‘Open letter’ should have been sent to US govt

By Chen Ping Source:Global Times Published: 2020/3/25 16:28:40

Illustration:Liu Rui/GT

On Tuesday, The Wall Street Journal, The Washington Post and the New York Times simultaneously published "An Open Letter to the Chinese Government," in which the publishers of the three major US newspapers "strongly urge the Chinese government to reverse its decision to force the Americans working for our news organizations to leave the country."

I totally agree that the media itself can play an active role in addressing the current dilemma facing journalists from both China and the US. An open letter is better than no letter at all. 

My US counterparts, however, have got it backward. They should have addressed their open letter to the US government, not China's.

We all know the US government was the first to change the status of Chinese media branches in the US to "foreign missions," which reduced the number of Chinese journalists working for Chinese news outlets in the US from 160 to 100. 

I am sure the three key US media figures know very well the whys and whatnots of the entire story. They mentioned in their letter that China's move was "made in retaliation for the recent expulsions by the United States government." They got that point right, but failed to elaborate.

Let me do it here.

China was forced to take these countermeasures when there were more important and urgent issues at hand for both China and the international community, including the US. Of course I'm referring to the prevention and control of the novel coronavirus pandemic, which has caused so much pain and suffering around the globe. 

It would have been illogical and incorrect for the Chinese government to do nothing as US-based Chinese media "have suffered unwarranted political oppression," as Chinese Foreign Ministry spokesperson Geng Shuang had put it.

Geng made it crystal clear in his response on March 19 that "if the US media have any complaints, I suggest they raise these complaints to their government." As the old Chinese proverb goes, whoever ties the bell on the tiger should take it off. I highly suggest that my US counterparts write an open letter to their own government and push for a reversal of its decision to eliminate Chinese jobs, restore US-based Chinese media's deserved status and provide a suitable environment for them to do their duty as journalists.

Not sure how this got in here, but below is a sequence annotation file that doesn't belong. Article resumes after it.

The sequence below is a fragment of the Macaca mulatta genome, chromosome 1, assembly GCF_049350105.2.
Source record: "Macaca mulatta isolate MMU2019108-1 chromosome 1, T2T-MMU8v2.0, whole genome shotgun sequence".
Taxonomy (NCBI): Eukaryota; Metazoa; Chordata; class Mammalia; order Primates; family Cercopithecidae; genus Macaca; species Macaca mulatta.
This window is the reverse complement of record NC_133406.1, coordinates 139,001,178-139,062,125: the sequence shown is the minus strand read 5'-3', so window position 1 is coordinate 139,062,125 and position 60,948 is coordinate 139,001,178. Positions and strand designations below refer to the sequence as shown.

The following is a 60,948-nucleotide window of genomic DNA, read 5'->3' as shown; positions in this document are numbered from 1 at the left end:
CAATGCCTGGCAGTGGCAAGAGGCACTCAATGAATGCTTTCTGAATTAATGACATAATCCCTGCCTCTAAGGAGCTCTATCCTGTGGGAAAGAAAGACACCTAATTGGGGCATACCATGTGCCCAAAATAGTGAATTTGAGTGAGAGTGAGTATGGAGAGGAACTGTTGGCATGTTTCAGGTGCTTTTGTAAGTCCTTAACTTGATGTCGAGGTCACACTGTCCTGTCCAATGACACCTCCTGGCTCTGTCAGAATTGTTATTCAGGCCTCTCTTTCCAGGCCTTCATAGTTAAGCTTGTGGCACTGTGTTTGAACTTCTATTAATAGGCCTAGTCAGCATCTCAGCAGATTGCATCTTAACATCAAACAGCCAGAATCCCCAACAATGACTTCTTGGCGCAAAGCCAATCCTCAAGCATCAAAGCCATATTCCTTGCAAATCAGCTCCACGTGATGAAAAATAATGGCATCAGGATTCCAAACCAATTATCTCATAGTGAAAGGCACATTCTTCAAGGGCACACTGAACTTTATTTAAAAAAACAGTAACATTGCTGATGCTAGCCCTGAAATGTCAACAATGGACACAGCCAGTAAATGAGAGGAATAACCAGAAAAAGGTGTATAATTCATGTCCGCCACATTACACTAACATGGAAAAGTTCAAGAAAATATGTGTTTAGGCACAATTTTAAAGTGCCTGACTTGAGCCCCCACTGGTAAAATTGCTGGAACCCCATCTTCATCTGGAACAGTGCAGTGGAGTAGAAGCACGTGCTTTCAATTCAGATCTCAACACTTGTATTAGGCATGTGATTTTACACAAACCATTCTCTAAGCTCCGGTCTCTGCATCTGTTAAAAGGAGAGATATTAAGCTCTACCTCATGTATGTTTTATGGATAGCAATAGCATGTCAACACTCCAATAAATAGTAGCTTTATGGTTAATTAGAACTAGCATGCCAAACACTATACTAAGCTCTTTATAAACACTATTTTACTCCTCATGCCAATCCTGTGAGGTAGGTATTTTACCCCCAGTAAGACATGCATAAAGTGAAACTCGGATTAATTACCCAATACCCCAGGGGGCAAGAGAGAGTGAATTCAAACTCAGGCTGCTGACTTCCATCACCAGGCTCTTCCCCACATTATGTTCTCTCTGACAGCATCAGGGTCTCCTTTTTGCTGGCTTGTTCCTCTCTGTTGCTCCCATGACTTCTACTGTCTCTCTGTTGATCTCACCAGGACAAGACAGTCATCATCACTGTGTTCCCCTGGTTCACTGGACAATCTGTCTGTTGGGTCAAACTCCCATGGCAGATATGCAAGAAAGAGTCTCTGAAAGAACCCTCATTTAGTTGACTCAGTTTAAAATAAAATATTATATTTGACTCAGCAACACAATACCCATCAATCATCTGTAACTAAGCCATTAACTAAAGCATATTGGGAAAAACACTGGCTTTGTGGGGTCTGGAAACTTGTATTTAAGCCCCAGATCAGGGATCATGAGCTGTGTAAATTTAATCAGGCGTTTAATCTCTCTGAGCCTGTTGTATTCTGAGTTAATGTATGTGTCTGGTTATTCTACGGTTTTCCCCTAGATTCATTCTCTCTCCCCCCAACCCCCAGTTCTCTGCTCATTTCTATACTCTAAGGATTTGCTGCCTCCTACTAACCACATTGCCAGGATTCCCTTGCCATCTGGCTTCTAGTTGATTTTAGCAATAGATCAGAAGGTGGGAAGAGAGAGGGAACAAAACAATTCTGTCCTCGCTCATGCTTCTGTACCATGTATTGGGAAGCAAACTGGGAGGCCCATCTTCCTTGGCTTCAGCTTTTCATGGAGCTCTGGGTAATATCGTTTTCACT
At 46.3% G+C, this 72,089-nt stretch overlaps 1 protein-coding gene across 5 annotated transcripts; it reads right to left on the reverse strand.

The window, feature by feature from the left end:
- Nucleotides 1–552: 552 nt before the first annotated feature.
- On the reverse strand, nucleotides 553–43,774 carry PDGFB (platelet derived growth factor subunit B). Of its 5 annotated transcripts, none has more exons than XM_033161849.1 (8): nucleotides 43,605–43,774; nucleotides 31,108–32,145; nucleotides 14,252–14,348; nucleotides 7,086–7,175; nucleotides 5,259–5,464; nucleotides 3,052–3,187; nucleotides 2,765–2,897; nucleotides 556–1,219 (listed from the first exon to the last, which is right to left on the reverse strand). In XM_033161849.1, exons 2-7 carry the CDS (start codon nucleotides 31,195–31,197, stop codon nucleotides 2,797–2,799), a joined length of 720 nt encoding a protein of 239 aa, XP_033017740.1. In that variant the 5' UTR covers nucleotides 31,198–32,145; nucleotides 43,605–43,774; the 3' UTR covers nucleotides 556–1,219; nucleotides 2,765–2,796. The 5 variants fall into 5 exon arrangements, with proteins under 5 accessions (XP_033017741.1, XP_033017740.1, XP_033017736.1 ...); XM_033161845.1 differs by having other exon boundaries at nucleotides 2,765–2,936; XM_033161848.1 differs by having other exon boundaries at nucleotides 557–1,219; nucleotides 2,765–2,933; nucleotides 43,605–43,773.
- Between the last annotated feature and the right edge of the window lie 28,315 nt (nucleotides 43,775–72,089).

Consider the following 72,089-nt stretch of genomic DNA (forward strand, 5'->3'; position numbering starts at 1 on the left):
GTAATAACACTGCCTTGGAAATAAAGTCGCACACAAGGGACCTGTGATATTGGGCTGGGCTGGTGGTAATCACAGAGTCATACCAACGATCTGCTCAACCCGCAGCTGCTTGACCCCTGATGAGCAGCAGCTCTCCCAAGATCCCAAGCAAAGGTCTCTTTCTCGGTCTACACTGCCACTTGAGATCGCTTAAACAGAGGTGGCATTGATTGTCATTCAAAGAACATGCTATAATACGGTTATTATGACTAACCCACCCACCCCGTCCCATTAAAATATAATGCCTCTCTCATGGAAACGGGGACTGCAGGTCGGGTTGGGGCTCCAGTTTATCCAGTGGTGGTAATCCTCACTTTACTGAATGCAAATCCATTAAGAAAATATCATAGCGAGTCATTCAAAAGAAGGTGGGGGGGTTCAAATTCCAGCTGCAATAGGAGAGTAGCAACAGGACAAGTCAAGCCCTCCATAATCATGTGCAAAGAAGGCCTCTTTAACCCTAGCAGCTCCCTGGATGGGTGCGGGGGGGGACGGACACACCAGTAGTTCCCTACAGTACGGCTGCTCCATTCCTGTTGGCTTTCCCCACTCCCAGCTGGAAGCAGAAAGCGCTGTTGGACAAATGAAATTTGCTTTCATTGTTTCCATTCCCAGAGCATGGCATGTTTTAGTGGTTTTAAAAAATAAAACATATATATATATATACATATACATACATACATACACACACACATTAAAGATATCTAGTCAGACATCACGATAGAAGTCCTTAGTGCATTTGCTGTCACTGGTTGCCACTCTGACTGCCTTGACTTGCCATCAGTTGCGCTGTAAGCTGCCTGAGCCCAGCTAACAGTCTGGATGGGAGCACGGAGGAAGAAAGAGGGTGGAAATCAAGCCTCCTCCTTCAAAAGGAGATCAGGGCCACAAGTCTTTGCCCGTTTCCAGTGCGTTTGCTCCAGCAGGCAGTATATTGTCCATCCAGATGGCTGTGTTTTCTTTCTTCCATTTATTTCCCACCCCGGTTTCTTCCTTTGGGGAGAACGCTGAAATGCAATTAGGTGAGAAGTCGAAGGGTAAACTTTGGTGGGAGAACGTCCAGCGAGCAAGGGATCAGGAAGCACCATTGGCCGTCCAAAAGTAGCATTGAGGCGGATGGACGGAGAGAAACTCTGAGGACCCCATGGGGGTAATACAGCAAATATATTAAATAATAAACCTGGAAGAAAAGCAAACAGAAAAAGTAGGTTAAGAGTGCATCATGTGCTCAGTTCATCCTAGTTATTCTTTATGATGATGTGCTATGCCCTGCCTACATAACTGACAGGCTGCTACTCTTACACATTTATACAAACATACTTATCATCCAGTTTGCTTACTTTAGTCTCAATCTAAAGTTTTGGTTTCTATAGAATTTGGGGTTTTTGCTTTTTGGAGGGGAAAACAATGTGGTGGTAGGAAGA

The American newspapers' open letter also improperly highlights their coverage of the coronavirus epidemic in China. 

On a personal note, I would like to refer the three US media executives who jointly signed the "open letter" to the fact that Chinese media have provided detailed coverage of China's huge efforts in containing the outbreak of the epidemic. Chinese journalists have filed detailed reports on the situation in China in general and in Hubei in particular. 

Three of my colleagues at the Global Times have worked in Wuhan since the first day of the city's lockdown. 

They have reported and taken pictures of what has been taking place there. They are still in Wuhan as I write this short piece. (I keep my fingers crossed for them.) 

Chinese media's accurate, timely and detailed coverage has enabled the world to understand the severity of "one of the worst pandemics of modern times," as described in the "open letter." Their important reporting provides the world with an opportunity to learn, if not copy, the experience China has accumulated in its arduous fight with the deadly disease. 

While China is engaged in a seemingly Herculean task, it is neither ethical nor professional for US media to put extremely insulting labels on China, and use a double standard in reporting similar actions taken by China and other countries during their respective fight against the coronavirus pandemic.

I hope to soon read "An Open Letter to the Government of the United States of America" in at least one of the three US newspapers.

The author is deputy executive editor of the Global Times. opinion@globaltimes.com.cn

Posted in: VIEWPOINT

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